1-Fedora sites are hardly unique in having this problem. Respectfully designed web sites are extraordinarily rare. Most web styles and stylists are corrupted by print design characteristics that don't apply to pages designed to embrace the web's inherent advantages over traditional mediums (e.g. accommodation, adaptability).
2-all questions and answers above are orthagonal to the issue. Properly designed web pages work well without regard to operating system, browser, or screen resolution.
3- http://sperling.com/four-things-clients-should-know.php
Comment 5 Mike McGrath 2010-09-30 10:38:42 EDT
(In reply to comment #4)
> (In reply to comment #2)
> > - Operating System
> 
> More than 40 unique flavors of Linux, plus various Microsoft & IBM operating
> systems, and one Tiger. Among them,  Cooker, Factory & Rawhide.
> 
> > - Screen resolution
> 
> Most up to 2560x1600 except for miniatures/handhelds, but rarely less than
> 1280x960, usually 1400x1050, 1600x1200, 1856x1392 or 1920x1080.
> 
> > - Browser(s)
> 
> Konq, Epiphany, SeaMonkey, Opera, Chrome, IE, Firefox, Safari & others in both
> recent and devel versions.
> 

FWIW, I fit into the above description and the text seems fine.  Did you perhaps hold down the control button while using the scroll wheel at one point?  It's amazing to me that trying 40 flavors of linux * 6 different screen resolutions * 7 different browsers (wow, did you really test this page view 1,680 times?) and they all produced text that was too small.

I only tested it once at 1600x1200, in Fedora 13, in Firefox 3.6.10 and really the text seems normal and easy to read.
Comment 6 Felix Miata 2010-09-30 12:27:10 EDT
Created attachment 450806 [details]
screenshot on 144 DPI system

(In reply to comment #5)
> Did you
> perhaps hold down the control button while using the scroll wheel at one point?

The (24/7) system from which this screenshot was made has no scroll wheel on its Trackman Marble FX.

> I only tested it once at 1600x1200, in Fedora 13, in Firefox 3.6.10 and really
> the text seems normal and easy to read.

"Normal" means different things to different people. To me, normal text size means my browser's default text size. In this screenshot, the bulk of glyphs showing on the Fedora page are considerably smaller than my 12pt (24px) default.

This screenshot was made without having made any Firefox preferences changes in at least a week. I bumped the SeaMonkey minimum font size preference down from 20 to 18 to match the Firefox setting just for this screenshot. Firefox was opened 2010/09/27 22:47 (-0400). No DTE font settings for this login have been changed since the last system upgrade some months ago.
Comment 7 Felix Miata 2010-09-30 14:00:15 EDT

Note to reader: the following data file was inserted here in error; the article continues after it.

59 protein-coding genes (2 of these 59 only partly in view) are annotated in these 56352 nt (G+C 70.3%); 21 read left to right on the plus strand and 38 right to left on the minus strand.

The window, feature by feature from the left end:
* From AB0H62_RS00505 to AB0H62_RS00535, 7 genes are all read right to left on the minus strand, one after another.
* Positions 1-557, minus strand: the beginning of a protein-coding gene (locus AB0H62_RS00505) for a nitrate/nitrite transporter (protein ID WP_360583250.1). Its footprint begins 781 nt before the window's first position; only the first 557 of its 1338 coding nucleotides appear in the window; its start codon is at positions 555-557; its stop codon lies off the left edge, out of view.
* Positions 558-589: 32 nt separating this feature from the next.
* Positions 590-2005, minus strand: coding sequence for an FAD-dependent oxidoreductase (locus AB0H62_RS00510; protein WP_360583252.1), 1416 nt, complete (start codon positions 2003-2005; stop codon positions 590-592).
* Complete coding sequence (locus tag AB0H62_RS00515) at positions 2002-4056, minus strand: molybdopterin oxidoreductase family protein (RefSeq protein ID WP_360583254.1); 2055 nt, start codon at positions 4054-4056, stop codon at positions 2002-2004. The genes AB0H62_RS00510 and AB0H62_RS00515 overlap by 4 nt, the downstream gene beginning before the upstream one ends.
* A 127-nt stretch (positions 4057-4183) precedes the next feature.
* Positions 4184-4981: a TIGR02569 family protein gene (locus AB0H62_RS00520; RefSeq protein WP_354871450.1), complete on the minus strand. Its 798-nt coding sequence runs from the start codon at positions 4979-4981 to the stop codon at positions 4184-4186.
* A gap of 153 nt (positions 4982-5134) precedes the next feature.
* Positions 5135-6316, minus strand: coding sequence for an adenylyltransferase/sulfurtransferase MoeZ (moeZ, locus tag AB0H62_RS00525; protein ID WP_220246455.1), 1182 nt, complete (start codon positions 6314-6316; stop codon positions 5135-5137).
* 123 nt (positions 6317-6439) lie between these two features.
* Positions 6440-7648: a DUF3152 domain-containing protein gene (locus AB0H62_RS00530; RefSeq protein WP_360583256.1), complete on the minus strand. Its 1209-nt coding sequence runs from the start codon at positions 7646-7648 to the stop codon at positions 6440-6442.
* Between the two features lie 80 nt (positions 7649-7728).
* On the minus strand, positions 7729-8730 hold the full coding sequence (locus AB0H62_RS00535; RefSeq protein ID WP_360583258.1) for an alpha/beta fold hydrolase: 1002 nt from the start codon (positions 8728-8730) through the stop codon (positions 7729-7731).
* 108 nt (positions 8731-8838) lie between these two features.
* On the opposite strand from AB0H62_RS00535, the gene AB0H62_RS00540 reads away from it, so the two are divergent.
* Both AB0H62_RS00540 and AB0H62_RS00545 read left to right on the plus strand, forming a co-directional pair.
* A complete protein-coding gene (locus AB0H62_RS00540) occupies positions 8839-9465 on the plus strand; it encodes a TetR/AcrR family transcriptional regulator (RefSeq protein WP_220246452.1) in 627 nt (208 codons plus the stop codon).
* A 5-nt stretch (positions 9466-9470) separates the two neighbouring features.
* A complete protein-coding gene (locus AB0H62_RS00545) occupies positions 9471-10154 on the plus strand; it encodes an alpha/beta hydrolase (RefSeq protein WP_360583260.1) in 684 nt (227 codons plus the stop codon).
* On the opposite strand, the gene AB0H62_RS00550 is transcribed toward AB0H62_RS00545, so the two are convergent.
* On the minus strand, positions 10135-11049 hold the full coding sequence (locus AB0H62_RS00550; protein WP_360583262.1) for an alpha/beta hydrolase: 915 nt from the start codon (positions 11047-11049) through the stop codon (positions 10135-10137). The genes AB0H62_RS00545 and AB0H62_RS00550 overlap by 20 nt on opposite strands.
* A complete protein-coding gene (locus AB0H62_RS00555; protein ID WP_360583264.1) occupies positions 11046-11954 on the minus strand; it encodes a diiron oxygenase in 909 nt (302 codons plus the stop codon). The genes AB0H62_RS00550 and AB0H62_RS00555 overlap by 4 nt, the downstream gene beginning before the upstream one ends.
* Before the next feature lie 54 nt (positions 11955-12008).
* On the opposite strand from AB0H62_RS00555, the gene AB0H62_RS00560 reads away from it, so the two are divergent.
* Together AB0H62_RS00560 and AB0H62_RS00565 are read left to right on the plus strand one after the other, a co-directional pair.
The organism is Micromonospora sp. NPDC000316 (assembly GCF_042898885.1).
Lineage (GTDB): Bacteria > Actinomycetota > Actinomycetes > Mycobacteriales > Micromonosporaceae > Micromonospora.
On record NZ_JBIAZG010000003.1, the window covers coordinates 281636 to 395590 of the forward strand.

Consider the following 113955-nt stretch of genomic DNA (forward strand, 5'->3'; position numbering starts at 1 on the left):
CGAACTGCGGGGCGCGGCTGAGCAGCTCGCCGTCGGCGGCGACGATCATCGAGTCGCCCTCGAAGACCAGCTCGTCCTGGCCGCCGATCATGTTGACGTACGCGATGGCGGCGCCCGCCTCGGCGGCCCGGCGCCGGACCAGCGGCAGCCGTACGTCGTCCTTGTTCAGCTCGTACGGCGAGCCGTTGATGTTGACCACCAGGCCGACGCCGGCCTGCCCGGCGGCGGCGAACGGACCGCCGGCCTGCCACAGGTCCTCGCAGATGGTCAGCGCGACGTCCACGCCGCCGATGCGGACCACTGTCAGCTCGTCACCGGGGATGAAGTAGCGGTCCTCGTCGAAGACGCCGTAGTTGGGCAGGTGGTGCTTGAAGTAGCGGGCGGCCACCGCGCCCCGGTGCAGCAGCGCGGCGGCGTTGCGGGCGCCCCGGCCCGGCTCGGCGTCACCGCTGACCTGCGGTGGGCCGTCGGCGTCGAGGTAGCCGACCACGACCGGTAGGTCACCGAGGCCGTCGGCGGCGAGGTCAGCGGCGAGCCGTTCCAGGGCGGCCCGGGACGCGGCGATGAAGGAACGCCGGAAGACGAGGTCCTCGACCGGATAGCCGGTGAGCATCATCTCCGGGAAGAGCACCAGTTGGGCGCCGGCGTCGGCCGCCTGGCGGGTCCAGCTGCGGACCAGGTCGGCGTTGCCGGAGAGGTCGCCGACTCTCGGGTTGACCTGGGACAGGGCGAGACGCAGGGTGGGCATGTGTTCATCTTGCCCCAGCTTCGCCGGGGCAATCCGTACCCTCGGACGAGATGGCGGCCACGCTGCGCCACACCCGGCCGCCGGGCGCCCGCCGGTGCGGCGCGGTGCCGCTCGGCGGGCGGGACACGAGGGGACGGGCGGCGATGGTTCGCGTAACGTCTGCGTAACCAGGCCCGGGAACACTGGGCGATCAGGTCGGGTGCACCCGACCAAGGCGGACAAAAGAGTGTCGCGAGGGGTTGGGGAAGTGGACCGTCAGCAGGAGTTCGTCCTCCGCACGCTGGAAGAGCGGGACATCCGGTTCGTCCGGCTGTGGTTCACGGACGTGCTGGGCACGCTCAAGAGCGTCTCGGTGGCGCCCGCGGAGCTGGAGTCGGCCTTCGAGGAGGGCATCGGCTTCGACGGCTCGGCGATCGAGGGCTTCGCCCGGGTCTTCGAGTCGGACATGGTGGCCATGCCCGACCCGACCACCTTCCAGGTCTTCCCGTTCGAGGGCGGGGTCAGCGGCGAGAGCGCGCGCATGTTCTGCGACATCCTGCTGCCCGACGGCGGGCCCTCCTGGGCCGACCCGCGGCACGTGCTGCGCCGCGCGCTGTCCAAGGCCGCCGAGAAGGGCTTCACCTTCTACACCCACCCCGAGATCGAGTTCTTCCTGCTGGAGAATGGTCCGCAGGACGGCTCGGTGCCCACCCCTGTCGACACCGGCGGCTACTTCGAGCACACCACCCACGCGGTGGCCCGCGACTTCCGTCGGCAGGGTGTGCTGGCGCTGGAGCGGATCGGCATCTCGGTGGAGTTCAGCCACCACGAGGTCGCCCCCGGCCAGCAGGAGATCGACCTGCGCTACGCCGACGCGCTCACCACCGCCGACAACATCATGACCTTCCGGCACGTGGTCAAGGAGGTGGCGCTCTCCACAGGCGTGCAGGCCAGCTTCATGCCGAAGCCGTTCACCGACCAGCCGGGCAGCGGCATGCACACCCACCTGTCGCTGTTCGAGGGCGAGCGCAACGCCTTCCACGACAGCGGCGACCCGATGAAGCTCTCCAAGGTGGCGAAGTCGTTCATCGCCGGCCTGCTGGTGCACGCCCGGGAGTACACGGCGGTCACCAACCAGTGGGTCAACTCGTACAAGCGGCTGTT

Created attachment 450827 [details]
screenshot on 120 DPI system

setup URL: http://fm.no-ip.com/Tmp/sc-redhatb638726.html

No zoom applied here either, just 15px minimum, and still no horizontal scrollbar in Firefox.
Comment 8 David Spalding 2010-09-30 15:22:07 EDT
Dunno why I'm CC'ed here, but after looking at the initial complaint and screen-
shots, I'll add my two cents worth: 

I don't care how much text you feel the need to present, if you have to size 
it at 8pt or smaller, you're committing a gross and quite basic rule of page
design. Jakob (useit.com) has talked about this for over a decade. 

If you have to make paragraph (not annotation, footnote, etc) text 8pt. to 
make it all fit, make do with less, or chunk up your information into paged
segments. It's not hard to do so. Web Design 101 IMNERHO.
Comment 9 Karsten Wade 2010-09-30 21:10:03 EDT
Folks:

Thank you for your opinions on the matter.  What we need now are actual fixes to the CSS, tested against the places the CSS uses to make sure it solves the ongoing problem here without causing a regression elsewhere.

You can learn how to get a checkout of the website so you can work on the CSS to generate patches.  I suppose we should keep the patches coming to this bug report?  Any code with questions could be sent to the Websites team mailing list.

http://fedoraproject.org/wiki/Websites/ShowUs

I want to remind everyone that the Fedora Websites team is a group of volunteer contributors in charge of a disperse set of websites.  It's been acknowledged that this is an ongoing known issue and previous attempts to solve it have caused regressions.  If the team could have solved the problem by now, they would have.  That means that from here, we need less opining and more patching.